We speak of vocations of special consecration because we have been taught that ours is a state of greater perfection and that we, as clergy and consecrated individuals, are involved in a more radical following of Jesus and thus, our life has a greater eschatological significance. But our life is not in itself and a priori a state of greater perfection that automatically guarantees a life that is lived with love and generous dedication, nor a more radical form of following Jesus, nor a life endowed with greater eschatological significance. We do not directly seek perfection, radicalism or eschatological significance: we seek, like every believer, personal commitment. The option for priestly or consecrated life is manifested as an enlightenment that appears after a lengthy process of discernment and that gives meaning to one’s existence. In this light, one concludes that this is the most appropriate path: that is my personal response to my God and Lord who has pronounced my name. It is in the handing over of one’s heart that a vocation is decided. If there is no handing over of the heart then, there is emptiness and vocation remains as a role. When there is this handing over, the heart finds its original form and is able to move beyond what is reasonable.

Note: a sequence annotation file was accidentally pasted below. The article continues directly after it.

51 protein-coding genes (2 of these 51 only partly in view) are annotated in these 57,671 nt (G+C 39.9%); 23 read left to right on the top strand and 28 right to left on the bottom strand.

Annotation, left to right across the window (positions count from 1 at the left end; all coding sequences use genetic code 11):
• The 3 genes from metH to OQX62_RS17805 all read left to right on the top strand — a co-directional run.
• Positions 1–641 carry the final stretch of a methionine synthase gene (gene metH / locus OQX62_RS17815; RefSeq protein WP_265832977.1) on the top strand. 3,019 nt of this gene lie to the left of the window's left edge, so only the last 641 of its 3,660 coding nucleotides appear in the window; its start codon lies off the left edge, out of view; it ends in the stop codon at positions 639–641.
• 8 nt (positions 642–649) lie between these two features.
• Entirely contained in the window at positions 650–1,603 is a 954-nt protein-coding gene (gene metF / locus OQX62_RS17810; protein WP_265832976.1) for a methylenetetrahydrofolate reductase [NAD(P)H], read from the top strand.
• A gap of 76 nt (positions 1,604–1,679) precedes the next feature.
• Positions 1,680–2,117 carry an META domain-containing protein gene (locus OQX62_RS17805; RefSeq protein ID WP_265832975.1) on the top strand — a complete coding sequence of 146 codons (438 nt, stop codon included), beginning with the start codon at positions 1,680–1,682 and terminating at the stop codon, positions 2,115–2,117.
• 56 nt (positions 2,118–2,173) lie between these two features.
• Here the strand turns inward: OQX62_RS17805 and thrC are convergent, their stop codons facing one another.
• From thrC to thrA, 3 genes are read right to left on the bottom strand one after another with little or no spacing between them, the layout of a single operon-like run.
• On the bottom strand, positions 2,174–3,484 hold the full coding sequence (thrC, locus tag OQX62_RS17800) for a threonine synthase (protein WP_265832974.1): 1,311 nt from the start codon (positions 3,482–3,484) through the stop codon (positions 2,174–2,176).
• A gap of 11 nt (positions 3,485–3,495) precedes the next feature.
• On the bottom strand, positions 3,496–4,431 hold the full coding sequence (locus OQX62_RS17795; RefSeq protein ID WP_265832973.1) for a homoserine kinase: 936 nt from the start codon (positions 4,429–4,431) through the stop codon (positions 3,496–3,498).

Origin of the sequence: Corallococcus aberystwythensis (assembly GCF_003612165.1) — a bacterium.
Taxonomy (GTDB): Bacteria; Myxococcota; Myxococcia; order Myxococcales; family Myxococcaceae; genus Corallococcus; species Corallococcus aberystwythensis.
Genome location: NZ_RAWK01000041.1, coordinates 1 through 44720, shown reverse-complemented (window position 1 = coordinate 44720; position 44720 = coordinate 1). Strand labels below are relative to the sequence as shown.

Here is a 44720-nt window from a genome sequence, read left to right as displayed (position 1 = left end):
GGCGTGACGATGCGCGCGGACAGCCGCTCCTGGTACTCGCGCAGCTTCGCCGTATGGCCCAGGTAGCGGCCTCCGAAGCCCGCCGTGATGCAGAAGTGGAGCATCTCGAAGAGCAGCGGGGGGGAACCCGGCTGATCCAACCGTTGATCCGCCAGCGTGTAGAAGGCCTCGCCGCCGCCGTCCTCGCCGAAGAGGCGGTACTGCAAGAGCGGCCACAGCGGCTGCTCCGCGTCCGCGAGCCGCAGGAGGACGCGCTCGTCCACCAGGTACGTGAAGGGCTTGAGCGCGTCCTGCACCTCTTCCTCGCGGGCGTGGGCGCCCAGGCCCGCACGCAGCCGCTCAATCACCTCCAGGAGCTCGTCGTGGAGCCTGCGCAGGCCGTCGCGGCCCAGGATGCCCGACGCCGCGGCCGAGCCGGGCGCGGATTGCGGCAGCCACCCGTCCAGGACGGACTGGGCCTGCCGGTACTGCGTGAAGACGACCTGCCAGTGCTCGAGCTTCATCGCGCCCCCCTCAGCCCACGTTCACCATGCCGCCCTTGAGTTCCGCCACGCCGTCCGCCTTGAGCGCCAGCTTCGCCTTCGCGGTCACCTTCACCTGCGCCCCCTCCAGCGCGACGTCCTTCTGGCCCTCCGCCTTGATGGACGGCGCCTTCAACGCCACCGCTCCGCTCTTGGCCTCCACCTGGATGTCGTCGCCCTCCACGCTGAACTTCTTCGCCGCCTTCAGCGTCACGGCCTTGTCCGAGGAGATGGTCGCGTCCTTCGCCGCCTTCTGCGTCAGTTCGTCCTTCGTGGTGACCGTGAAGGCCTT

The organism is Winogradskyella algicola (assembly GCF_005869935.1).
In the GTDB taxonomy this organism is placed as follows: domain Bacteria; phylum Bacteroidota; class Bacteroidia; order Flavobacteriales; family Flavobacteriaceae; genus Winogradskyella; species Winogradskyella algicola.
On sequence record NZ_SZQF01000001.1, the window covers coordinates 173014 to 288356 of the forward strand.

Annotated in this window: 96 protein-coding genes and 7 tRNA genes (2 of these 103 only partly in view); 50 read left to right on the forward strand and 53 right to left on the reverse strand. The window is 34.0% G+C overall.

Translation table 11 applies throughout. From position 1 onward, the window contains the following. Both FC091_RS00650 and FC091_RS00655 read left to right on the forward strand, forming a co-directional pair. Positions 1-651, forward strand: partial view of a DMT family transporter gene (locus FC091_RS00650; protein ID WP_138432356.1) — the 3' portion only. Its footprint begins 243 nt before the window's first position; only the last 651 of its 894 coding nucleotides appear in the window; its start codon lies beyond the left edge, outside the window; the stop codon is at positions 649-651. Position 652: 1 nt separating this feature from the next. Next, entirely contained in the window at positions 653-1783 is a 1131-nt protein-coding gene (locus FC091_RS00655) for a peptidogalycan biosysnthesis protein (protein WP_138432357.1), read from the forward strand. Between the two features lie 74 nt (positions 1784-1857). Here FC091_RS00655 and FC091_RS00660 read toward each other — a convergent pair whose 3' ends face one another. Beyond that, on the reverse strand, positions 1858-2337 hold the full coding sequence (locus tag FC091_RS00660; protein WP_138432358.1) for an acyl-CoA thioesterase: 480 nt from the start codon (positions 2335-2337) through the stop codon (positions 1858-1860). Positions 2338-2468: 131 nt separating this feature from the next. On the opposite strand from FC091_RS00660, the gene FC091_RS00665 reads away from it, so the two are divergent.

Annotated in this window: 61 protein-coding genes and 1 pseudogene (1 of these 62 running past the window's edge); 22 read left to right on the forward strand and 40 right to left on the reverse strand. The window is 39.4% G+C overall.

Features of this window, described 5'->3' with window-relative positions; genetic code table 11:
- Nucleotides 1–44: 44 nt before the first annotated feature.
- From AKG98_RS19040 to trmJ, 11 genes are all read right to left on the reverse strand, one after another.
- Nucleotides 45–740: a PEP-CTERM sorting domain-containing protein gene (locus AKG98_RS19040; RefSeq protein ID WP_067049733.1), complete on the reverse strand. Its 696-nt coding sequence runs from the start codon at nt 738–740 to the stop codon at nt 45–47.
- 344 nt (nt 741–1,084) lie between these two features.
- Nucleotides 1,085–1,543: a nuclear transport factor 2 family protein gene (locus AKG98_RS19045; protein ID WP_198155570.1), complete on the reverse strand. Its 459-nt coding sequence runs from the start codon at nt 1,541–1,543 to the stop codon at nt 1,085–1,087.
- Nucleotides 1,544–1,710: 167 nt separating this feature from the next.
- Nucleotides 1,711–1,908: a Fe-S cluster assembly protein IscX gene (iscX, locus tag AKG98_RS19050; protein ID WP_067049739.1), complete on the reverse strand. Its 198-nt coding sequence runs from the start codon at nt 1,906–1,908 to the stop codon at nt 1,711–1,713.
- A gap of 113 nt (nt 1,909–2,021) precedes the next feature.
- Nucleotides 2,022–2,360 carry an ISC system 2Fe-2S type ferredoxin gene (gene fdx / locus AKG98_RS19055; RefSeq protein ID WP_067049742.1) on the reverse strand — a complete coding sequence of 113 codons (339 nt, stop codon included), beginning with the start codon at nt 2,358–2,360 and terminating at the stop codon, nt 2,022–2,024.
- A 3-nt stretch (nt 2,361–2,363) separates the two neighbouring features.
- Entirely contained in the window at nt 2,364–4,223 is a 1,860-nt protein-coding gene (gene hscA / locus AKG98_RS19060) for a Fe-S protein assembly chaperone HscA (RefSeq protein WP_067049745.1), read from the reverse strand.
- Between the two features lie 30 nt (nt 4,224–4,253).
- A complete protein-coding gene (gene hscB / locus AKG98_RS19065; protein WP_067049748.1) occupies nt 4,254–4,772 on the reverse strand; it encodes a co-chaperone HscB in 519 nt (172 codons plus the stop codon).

For every Christian, for every Vincentian, for every missionary, God, as a living and experienced personal reality, unifies and sums up one’s whole existence, regardless of whether one is priest, consecrated individual, lay, or married. On the one hand, God is central to our response to the great enigmas about the origin, meaning and destiny of existence. But, above all, God provides us with a reason to work, to love, to commit ourselves and give ourselves to others with whom and for whom we live, suffer and rejoice: the poor.
Father Rolando, can the expression vocations of special consecration hide an attitude of clericalism? Is it necessary to make these kinds of distinctions when speaking about vocations? Can we find some other expression that better expresses the Gospel concept of vocation?
I look forward to your response.